Skip to main content

Findings do not support chlorhexidine bathing in ICUs

by Jan. 21, 2015, 1:39 PM

Stephanie Wilson-Linville, R.N., bathes a patient in the Medical Intensive Care Unit with a disposable cloth designed to decrease certain health care-acquired infections. (photo by John Russell)

Vanderbilt University Medical Center researchers have found that bathing critically ill patients with disposable chlorhexidine cloths did not decrease the incidence of health care-associated infections when compared to less expensive nonantimicrobial cloths, according to a study appearing online in JAMA this week.

The study is being released to coincide with its presentation at the Society of Critical Care Medicine’s 44th Critical Care Congress in Phoenix.

“Infections overall are the No. 1 complication in hospitals, superseding everything else. Critically ill patients, those admitted to the intensive care unit, have multiple reasons why they are the most vulnerable population,” said first author, Michael Noto, M.D., Ph.D., a clinical fellow in Pulmonary and Critical Care Medicine.

“They tend to have venous access devices and urinary bladder catheters that are conduits for bacteria to get in and cause infection. They are also critically ill and relatively immune-suppressed.”

Infections increase costs, rates of death, length of hospital stay and make patients sicker, he added.

Bacteria that live on the skin normally can become pathogenic (capable of causing disease) during a hospital stay and gain access to the body and cause infections.  So, bathing patients with pre-moistened cloths designed to kill the bacteria living on the skin is thought to decrease the incidence of infections.

Bathing patients with 2 percent chlorhexidine, a broad-spectrum topical antimicrobial agent, is incorporated into some expert guidelines, but previous studies suggesting it was better at preventing infections were not well supported, said Arthur Wheeler, M.D., professor of Medicine.

“This is a practice that is going on all across in the country, not at every single hospital, but at many hospitals; it’s reasonably expensive,” said Wheeler.  “The scientific evidence that chlorhexidine cloths make a difference was weak.”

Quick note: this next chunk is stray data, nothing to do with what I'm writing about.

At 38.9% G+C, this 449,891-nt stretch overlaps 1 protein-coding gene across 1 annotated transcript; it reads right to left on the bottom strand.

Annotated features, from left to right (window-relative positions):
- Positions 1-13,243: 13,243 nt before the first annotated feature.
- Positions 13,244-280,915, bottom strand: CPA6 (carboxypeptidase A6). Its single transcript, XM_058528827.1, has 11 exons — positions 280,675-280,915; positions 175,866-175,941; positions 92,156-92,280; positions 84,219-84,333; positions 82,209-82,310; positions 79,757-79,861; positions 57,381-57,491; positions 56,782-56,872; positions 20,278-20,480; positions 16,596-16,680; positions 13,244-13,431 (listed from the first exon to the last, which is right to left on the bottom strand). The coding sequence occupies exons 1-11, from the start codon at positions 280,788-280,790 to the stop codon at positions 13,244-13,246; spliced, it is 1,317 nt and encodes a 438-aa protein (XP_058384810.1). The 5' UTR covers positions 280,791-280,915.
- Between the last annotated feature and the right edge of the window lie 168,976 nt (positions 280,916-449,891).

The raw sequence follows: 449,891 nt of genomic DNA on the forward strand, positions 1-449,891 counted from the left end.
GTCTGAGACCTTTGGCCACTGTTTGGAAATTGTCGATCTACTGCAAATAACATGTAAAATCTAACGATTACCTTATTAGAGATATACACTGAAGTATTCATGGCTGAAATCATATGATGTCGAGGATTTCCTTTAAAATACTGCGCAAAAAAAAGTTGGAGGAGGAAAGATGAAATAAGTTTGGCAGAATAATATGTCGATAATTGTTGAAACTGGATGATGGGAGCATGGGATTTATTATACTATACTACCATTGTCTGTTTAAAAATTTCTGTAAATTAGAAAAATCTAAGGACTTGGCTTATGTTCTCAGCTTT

During the course of the study, nurses and care partners bathed 9,340 patients in Vanderbilt’s five adult intensive care units for a 10-week period followed by a two-week washout period (a period allowed in order to eliminate the effect of the first intervention before starting a new intervention), during which patients were bathed with nonantimicrobial disposable cloths, before switching to the alternate bathing treatment for another 10 weeks. Each unit crossed over between bathing assignments three times during the study.

A total of 55 infections occurred during the chlorhexidine bathing period (4 central line-associated bloodstream infections [CLABSIs], 21 catheter-associated urinary tract infections [CAUTIs], 17 ventilator-associated pneumonia [VAP], and 13 Clostridium difficile) and 60 infections during the control bathing periods (4 CLABSI, 32 CAUTI, 8 VAP, and 16 C difficile infections).

There was no significant difference between groups in the rate of health care-associated infections, even after adjusting for various factors. Other infection-related secondary outcomes, including health care-associated bloodstream infections, blood culture contamination, and clinical cultures positive for multi-drug resistant organisms were also not improved by chlorhexidine.

The research team utilized Vanderbilt’s electronic medical records for data analysis.

“This is a great example of learning from our own data…and it has a lot of features of what Vanderbilt is most excited about – translational research using the electronic medical records,” said Dan Byrne, director of Quality Improvement & Program Evaluation, Department of Biostatistics.

“This important investigative work was partially supported by the Vanderbilt Institute for Clinical and Translational Research (VICTR) and is a prime example of how translational research can reach far into hospital and clinical operations to the benefit of all. Ideally, this accomplishment can help pave the way to the development of an optimal, continually learning health care system at Vanderbilt,” said Gordon Bernard, M.D., professor of Medicine and associate vice chancellor for Research.

Chlorhexidine’s use in hospitals extends beyond infection control — primarily to prep a patient prior to surgery.

“I don’t think our results should be over-interpreted as to say chlorhexidine has no benefit in any setting at any time, but I think it’s fair to say in the largest study done to date that included every kind of ICU, except a burn ICU, we couldn’t find a benefit on infections,” Wheeler said.

The additional study authors include Bernard, Wheeler, Byrne, Henry Domenico, MS, Tom Talbot, M.D., MPH, and Todd Rice, M.D., MSc.

Upcoming Events

MORE EVENTS »